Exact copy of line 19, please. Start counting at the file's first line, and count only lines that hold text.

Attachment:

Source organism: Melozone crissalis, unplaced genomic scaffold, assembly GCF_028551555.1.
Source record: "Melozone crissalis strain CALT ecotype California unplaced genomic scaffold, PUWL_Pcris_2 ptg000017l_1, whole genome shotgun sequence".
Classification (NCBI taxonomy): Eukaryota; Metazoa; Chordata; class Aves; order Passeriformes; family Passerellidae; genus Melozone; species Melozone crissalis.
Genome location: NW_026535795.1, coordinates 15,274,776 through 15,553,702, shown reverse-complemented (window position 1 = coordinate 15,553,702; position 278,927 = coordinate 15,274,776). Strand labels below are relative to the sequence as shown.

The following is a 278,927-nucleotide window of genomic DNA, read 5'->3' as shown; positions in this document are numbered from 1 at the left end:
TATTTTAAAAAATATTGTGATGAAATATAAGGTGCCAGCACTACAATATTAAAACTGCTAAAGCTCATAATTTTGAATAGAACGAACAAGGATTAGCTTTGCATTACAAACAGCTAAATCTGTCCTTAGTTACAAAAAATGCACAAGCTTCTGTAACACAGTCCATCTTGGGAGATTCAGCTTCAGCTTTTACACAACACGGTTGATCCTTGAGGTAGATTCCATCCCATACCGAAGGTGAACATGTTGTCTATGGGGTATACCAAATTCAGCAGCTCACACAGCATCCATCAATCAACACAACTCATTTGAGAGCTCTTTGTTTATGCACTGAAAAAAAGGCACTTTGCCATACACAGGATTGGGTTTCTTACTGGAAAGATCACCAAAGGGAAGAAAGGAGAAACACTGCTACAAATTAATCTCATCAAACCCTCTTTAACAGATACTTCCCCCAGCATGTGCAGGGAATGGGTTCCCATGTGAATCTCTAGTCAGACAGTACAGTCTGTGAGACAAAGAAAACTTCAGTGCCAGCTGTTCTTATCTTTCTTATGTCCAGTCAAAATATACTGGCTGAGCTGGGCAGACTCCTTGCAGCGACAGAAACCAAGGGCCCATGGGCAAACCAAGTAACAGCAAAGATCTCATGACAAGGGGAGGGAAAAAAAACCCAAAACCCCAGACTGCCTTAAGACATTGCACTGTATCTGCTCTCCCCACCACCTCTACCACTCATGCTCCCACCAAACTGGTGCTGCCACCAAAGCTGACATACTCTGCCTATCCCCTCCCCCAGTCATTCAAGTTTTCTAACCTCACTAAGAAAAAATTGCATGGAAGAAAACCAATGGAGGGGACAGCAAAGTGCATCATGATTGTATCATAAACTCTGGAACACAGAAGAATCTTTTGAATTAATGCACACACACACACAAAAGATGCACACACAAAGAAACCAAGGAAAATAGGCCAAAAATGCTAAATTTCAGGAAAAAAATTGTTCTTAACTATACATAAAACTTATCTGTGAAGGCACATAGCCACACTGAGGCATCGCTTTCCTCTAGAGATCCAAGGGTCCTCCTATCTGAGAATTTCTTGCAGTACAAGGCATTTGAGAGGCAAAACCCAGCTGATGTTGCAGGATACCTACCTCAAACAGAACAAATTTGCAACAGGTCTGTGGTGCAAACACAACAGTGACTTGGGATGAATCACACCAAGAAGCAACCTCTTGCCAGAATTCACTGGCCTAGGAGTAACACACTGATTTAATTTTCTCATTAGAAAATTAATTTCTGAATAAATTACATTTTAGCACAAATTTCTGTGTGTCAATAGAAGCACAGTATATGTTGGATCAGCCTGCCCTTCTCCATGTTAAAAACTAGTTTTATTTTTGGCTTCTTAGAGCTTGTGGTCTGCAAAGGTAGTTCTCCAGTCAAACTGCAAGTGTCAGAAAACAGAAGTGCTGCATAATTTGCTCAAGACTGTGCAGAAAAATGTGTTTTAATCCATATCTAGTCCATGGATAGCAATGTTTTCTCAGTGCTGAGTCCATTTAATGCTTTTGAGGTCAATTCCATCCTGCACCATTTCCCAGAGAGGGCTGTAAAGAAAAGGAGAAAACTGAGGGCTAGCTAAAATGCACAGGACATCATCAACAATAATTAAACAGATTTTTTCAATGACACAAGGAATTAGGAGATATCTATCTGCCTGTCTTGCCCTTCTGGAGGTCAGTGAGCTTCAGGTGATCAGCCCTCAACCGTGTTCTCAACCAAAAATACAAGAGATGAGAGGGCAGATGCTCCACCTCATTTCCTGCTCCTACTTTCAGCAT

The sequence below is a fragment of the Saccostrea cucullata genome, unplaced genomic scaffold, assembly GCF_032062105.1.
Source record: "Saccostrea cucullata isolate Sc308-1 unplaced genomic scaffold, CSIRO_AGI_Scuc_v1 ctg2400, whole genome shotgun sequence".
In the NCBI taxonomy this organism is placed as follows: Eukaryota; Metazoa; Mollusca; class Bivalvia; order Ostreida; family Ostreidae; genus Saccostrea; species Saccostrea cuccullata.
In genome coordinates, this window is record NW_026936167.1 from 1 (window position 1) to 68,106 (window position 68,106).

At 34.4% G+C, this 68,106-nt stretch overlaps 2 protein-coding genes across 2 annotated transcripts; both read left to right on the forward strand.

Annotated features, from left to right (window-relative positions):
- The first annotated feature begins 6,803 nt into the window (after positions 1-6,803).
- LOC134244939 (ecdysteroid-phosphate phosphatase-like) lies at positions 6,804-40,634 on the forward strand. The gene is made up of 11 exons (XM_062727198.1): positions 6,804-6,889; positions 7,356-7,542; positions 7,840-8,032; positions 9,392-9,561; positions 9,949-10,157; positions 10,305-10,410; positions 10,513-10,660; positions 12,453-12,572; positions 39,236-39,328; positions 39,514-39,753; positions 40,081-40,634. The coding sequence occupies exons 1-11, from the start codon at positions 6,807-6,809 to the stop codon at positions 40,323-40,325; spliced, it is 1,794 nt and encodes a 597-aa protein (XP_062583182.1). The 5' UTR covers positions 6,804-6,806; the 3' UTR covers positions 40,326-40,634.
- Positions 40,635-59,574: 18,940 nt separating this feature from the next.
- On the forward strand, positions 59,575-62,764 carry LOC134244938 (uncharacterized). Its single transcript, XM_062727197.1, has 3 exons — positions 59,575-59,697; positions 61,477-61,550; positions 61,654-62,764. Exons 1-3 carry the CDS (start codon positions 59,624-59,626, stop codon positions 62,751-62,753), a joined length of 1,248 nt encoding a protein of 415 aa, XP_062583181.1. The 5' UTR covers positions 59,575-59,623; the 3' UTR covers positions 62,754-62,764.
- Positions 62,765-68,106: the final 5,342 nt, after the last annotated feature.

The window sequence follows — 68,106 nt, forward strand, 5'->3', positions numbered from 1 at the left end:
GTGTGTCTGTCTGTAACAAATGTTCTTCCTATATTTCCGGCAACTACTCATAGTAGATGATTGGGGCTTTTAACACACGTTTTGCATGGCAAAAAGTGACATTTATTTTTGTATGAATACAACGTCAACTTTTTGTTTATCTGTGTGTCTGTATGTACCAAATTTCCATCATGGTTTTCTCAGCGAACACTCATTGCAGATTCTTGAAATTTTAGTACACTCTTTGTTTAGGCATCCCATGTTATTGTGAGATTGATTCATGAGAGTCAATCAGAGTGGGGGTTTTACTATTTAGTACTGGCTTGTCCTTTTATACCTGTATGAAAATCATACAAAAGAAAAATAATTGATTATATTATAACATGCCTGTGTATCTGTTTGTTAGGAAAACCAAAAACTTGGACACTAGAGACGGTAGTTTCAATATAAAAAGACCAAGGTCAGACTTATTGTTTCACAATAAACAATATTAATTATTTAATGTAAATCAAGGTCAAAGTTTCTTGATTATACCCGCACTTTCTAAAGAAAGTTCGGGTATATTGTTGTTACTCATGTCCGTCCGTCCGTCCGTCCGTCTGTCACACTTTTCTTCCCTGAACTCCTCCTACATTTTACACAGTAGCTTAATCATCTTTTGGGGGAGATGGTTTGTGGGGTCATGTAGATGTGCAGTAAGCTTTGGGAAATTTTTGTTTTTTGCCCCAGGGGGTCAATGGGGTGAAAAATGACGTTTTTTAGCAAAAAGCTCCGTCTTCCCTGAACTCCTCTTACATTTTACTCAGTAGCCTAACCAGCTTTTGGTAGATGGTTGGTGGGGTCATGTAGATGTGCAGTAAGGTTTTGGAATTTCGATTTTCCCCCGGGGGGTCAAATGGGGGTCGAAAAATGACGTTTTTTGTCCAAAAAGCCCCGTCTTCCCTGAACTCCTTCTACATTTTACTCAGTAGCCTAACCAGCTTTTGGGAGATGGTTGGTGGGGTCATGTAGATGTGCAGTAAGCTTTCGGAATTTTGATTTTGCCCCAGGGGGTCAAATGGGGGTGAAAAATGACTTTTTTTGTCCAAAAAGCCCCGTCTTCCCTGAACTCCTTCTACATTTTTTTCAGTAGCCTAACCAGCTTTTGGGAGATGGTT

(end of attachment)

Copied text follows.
GTGTGTCTGTCTGTAACAAATGTTCTTCCTATATTTCCGGCAACTACTCATAGTAGATGATTGGGGCTTTTAACACACGTTTTGCATGGCAAAAAGTGACATTTATTTTTGTATGAATACAACGTCAACTTTTTGTTTATCTGTGTGTCTGTATGTACCAAATTTCCATCATGGTTTTCTCAGCGAACACTCATTGCAGATTCTTGAAATTTTAGTACACTCTTTGTTTAGGCATCCCATGTTATTGTGAGATTGATTCATGAGAGTCAATCAGAGTGGGGGTTTTACTATTTAGTACTGGCTTGTCCTTTTATACCTGTATGAAAATCATACAAAAGAAAAATAATTGATTATATTATAACATGCCTGTGTATCTGTTTGTTAGGAAAACCAAAAACTTGGACACTAGAGACGGTAGTTTCAATATAAAAAGACCAAGGTCAGACTTATTGTTTCACAATAAACAATATTAATTATTTAATGTAAATCAAGGTCAAAGTTTCTTGATTATACCCGCACTTTCTAAAGAAAGTTCGGGTATATTGTTGTTACTCATGTCCGTCCGTCCGTCCGTCCGTCTGTCACACTTTTCTTCCCTGAACTCCTCCTACATTTTACACAGTAGCTTAATCATCTTTTGGGGGAGATGGTTTGTGGGGTCATGTAGATGTGCAGTAAGCTTTGGGAAATTTTTGTTTTTTGCCCCAGGGGGTCAATGGGGTGAAAAATGACGTTTTTTAGCAAAAAGCTCCGTCTTCCCTGAACTCCTCTTACATTTTACTCAGTAGCCTAACCAGCTTTTGGTAGATGGTTGGTGGGGTCATGTAGATGTGCAGTAAGGTTTTGGAATTTCGATTTTCCCCCGGGGGGTCAAATGGGGGTCGAAAAATGACGTTTTTTGTCCAAAAAGCCCCGTCTTCCCTGAACTCCTTCTACATTTTACTCAGTAGCCTAACCAGCTTTTGGGAGATGGTTGGTGGGGTCATGTAGATGTGCAGTAAGCTTTCGGAATTTTGATTTTGCCCCAGGGGGTCAAATGGGGGTGAAAAATGACTTTTTTTGTCCAAAAAGCCCCGTCTTCCCTGAACTCCTTCTACATTTTTTTCAGTAGCCTAACCAGCTTTTGGGAGATGGTT